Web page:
During the 2019-20 school year, Northampton (5.2%), Hertford (4.2%) and Martin (3.7%) counties had the highest rates of retention.

Both Hertford (77.8%) and Northampton (79.6%), were among the counties with the highest proportion of Black students in the state during the 2019-20 school year, along with Bertie (79.6%) and Washington Counties (79%).

In North Carolina, counties with predominantly Hispanic student populations do not show the same propensity for high rates of retention.

In the 2019-20 school year, Duplin (42.5%), Sampson (38.8%), Lee (38%) and Montgomery (35.4%) counties had the highest proportion of Hispanic students in North Carolina. All four counties, besides Duplin, had retention rates below the 2019-20 school year state average of 1.8%.

Where in North Carolina do we see the most grade retention post-pandemic?

Across the state, rates of retention increased in the 2020-21 school year.

Although grade retention rates increased overall in North Carolina, post-pandemic, they are not equally distributed across the state.

In the 2020-21 school year we see the highest rates of retention in: Northampton (10.8%), Wilson (11.2%) and Graham (14%) counties.

In the 2021-22 school year, we see the highest rates of grade retention in: Northampton (10.1%), Warren (9.6%) and Vance (8.2%) counties.

Vance, Warren and Northampton Counties had some of the largest percentages of Black students in the 2021-22 school year. This trend remains consistent with pre-pandemic patterns of predominantly Black schools having higher rates of retention. Northampton County has remained in the top three counties with the highest rates of retention since the 2018 school year.

Almost all counties that have been in the top three for rates of retention from the 2018-19 to the 2021-22 school year are in the Northeastern part of North Carolina, historically and contemporaneously the region of the state with the highest concentration of Black residents. The one exception is Graham County, in the far western part of the state, which has among the lowest concentration of Black students, but the highest concentration of American Indian students.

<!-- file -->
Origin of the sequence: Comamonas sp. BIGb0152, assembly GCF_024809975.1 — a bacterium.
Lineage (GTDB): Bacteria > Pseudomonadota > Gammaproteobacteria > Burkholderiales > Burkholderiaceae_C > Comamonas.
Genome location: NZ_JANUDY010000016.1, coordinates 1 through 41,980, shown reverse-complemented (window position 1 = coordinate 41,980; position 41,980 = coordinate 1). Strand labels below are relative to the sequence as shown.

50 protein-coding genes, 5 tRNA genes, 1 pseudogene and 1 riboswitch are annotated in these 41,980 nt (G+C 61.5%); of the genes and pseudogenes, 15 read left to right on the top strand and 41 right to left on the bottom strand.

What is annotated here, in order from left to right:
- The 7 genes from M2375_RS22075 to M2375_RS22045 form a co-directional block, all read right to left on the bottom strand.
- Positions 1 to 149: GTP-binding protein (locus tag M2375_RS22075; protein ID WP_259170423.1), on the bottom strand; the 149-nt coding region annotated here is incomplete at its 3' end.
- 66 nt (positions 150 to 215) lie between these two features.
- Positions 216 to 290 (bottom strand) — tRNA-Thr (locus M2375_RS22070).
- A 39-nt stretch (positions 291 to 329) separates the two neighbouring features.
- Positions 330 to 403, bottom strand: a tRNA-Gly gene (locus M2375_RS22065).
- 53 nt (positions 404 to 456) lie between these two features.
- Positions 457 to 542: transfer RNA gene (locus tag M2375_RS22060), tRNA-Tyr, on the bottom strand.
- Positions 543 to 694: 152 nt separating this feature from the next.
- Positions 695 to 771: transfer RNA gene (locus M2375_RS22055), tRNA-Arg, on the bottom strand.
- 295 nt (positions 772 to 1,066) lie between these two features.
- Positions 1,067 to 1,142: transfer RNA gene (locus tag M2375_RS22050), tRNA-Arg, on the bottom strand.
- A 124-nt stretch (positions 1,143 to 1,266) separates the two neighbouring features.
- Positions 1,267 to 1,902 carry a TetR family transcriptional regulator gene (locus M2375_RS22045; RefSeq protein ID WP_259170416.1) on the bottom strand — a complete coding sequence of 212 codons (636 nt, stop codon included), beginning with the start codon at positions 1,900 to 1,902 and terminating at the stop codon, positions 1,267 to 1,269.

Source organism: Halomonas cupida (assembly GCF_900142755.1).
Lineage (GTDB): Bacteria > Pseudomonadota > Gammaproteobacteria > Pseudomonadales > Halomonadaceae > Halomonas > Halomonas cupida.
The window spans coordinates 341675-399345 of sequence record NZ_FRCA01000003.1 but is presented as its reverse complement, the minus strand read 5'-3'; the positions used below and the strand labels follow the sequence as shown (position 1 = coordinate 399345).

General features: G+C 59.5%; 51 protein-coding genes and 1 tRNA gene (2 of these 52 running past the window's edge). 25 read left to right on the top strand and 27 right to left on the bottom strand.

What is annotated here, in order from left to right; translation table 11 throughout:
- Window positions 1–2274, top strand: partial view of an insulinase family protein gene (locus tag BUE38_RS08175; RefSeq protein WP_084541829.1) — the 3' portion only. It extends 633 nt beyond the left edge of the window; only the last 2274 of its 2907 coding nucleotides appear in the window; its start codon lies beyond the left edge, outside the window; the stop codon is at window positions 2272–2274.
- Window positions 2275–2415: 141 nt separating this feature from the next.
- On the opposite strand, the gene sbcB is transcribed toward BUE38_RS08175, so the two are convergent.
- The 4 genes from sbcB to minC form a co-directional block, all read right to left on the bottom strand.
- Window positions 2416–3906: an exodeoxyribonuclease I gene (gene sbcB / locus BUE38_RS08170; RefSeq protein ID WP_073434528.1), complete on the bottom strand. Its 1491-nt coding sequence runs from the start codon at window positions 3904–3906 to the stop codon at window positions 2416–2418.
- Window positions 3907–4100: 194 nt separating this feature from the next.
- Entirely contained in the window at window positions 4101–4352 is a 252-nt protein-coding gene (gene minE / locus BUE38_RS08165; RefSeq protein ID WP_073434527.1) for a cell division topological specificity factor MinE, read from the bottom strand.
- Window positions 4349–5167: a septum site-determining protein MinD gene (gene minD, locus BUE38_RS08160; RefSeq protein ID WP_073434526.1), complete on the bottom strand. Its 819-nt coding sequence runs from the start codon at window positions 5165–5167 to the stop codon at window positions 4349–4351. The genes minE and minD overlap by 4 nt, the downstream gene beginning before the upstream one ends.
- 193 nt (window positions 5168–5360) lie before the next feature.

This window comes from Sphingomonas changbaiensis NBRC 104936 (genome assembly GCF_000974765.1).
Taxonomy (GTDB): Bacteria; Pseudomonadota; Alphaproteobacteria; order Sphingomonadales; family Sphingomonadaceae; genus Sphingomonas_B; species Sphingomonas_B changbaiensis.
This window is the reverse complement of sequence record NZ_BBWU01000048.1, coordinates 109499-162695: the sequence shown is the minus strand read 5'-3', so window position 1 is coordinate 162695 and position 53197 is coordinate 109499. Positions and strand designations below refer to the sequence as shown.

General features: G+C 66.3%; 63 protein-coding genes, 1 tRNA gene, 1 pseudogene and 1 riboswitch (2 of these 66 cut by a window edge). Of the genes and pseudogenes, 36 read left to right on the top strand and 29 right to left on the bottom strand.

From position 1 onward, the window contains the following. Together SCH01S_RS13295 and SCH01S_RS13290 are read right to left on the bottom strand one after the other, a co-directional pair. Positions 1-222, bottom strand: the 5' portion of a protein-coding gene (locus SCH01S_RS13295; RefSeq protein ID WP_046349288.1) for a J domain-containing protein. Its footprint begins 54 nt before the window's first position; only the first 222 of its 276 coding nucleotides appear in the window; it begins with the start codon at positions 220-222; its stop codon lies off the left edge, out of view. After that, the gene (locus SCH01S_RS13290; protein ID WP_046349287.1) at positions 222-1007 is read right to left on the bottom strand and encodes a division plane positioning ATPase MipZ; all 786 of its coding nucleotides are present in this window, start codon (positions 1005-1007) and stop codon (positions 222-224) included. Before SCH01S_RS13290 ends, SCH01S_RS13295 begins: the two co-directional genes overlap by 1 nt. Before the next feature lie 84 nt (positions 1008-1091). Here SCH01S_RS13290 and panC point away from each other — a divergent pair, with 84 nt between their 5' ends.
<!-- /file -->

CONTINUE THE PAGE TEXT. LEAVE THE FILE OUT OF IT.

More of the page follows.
In the 2020-21 school year, Graham County was in the top three counties for rates of retention and had the 4th largest proportion of American Indian students enrolled in the state at 15.9%, behind Scotland (16%) Swain (20.5%) and Robeson (40.9%) counties. American Indian students experienced the largest increase in rates of chronic absenteeism among all racial/ethnic groups in the 2020-21 school year.

Counties with higher proportions of Black students have experienced disproportionately higher rates of grade retention pre- and post-pandemic. These trends are concerning considering the lack of evidence that retention benefits students who are in need of academic intervention and because retention may be a mechanism through which racial inequality in educational attainment is perpetuated, specifically for Black students in North Carolina public schools. 

Carolina Demography is an applied demography group located at the University of North Carolina at Chapel Hill.

Emma Marshall

Emma Marshall is a research analyst at Carolina Demography.